From the 10th century’s The Tale of the Bamboo Cutter, to 19th century classics like War of the Worlds, to the universe of superheroes that populated comic books of the 20th century, to post-war television series like Star Trek TOS, to contemporary multi-media franchises including the Harry Potter series, The Hunger Games series and the A Song of Ice and Fire series, science fiction and fantasy have been a cornerstone of culture. The enduring popularity of these genres as a source of entertainment among the general public and an object of academic scrutiny raises important questions about the significance and meanings of these types of narratives.
Films, television shows, short stories, novels, magazines, blogs and even university courses have become the terrain on which creative practitioners, scholars and laypeople engage with science fiction and fantasy. This dynamic interaction has produced an ongoing interest in questions about how these stories help us to navigate the world we live in; and whether or not utopias and dystopias can tell us anything about the world we inhabit – or how to interpret it. Because the worlds of science fiction and fantasy are the products of dreams and imagination, the ways in which they imagine the world and our place in it, including social structures and issues of race, gender, class and sexual orientation, acquire significant political, social and ideological implications worthy of closer consideration.
This conference will explore how our present culture influences and is influenced by the fantastic elements we encounter in media such as books, movies, TV shows, plays, fan events, graphic novels, digital art and games. While including popular mass media, such as Hollywood blockbusters, we are also interested in niche and subcultural sci-fi products, such a multi user dungeons and vidding. We therefore welcome participants from all disciplines and fields, including but not limited to creative practitioners, fans, researchers, skilled professionals including teachers and clinicians who use sci-fi/fantasy creation/role playing in instructional or therapeutic contexts, tradespeople, representatives from the voluntary sector, and anyone with an interest in joining the inter-disciplinary dialogue. We hope that this conference will help others to learn more about this genre and its importance to global understanding of ourselves and others. By exploring the multitude of societies featured in the science fiction and fantasy world, this conference aims to foster greater understanding of these genres in their own right, heighten awareness of the genres’ implications for global and personal issues and inspire insights which can be used to pursue positive change and innovation in our own societies.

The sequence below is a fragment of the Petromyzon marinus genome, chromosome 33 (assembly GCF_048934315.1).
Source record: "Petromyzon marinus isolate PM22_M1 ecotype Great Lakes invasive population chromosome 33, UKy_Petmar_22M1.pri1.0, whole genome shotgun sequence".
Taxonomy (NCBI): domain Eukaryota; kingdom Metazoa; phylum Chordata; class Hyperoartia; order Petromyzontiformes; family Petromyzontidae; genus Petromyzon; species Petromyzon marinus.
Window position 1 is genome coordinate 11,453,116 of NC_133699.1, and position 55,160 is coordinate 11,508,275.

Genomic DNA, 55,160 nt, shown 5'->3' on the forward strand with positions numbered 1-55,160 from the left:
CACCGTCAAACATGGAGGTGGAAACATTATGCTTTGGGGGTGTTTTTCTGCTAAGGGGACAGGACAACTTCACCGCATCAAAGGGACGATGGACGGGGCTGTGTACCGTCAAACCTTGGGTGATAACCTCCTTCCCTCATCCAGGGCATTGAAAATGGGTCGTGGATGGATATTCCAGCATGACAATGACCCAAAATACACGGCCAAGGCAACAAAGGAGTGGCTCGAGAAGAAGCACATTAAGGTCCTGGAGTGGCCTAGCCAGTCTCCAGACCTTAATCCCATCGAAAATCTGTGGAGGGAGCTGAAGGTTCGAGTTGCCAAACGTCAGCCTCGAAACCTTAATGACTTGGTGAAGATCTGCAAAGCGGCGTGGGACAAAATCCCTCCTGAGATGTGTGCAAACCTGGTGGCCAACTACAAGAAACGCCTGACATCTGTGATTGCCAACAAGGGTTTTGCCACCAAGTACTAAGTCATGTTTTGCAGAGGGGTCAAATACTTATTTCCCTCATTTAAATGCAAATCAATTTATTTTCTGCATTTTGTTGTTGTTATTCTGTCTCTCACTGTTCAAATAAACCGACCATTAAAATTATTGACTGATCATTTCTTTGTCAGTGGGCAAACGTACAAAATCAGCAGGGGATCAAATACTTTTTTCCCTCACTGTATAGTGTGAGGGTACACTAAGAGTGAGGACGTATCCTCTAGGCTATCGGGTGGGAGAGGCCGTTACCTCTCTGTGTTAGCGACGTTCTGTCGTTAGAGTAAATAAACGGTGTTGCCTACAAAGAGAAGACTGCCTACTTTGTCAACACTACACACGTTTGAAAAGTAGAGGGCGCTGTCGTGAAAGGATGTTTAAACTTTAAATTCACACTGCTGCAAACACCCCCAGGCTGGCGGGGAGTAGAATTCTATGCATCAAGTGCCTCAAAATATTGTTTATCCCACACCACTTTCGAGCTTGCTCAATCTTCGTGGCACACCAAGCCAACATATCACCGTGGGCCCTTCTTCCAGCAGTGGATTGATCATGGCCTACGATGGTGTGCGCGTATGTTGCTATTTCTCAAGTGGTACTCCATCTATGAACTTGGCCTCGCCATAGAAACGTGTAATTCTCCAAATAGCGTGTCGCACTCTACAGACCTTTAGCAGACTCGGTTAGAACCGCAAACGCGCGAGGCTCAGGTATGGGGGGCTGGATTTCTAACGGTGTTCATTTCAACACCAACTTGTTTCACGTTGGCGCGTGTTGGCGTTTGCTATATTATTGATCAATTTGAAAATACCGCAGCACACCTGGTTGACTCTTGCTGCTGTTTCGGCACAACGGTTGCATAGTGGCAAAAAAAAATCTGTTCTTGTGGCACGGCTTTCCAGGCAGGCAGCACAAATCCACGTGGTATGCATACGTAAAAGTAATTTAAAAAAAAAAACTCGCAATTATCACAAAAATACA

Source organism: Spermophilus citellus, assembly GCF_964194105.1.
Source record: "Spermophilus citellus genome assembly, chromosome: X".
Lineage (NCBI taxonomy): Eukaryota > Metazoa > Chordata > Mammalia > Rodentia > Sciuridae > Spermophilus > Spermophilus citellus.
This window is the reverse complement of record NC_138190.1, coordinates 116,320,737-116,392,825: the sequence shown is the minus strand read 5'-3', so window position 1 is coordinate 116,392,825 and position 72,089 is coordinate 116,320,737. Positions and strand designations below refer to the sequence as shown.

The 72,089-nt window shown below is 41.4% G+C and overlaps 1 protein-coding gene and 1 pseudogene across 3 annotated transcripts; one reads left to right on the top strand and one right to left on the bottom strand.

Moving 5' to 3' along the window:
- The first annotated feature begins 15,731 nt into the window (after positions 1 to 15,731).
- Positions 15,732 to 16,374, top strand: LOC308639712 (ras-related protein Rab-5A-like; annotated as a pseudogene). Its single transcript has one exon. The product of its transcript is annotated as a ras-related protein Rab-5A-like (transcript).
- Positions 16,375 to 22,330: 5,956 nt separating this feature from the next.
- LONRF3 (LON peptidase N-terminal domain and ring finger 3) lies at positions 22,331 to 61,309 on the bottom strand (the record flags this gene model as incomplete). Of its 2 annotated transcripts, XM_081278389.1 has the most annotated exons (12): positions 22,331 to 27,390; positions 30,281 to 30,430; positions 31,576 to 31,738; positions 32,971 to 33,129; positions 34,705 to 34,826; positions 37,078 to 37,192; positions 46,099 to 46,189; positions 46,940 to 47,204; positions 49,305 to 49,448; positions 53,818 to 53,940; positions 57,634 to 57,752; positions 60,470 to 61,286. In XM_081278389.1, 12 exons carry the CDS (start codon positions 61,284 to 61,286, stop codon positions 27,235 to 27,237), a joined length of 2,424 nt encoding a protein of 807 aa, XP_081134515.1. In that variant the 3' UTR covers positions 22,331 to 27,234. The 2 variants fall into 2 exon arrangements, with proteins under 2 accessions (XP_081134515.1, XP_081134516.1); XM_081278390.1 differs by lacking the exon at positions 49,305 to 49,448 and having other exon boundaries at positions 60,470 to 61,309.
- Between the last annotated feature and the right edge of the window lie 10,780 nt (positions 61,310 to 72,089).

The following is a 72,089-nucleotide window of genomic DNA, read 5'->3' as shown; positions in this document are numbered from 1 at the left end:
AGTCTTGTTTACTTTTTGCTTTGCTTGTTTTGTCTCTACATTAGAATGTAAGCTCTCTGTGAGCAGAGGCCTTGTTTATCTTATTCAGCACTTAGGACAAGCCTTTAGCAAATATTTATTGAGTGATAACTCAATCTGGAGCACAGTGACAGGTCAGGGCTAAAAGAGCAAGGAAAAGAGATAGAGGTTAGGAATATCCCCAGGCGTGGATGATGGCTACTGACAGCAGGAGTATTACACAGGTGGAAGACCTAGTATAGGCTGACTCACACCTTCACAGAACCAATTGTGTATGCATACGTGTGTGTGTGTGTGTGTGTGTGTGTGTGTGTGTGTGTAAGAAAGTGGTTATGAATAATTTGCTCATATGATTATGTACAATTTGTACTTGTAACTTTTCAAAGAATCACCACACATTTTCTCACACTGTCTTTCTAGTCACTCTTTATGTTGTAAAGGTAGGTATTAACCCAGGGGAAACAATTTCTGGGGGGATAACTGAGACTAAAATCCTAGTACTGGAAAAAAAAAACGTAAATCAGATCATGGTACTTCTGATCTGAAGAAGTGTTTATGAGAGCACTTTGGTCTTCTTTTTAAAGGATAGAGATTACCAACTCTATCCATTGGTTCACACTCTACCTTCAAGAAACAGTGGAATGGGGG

We invite the submission of proposals for presentations, panels, workshops, readings, performances, installations, screenings and round table discussions on any topic related to science fiction and fantasy. These include, but are not limited to:
Science Fiction and Fantasy as a Genre:
- Discussions of specific worlds such as Star Trek, Star Wars, Doctor Who, ….
- Discussions of author specific works such as Frank Herbert, Terry Goodkind, R.R. Martin, and J.R.R. Tolkien
- Mainstream Hollywood science fiction and fantasy cinema (Avengers, Justice League,The Hobbit, The Immortals….)
- Adaptations between different forms of media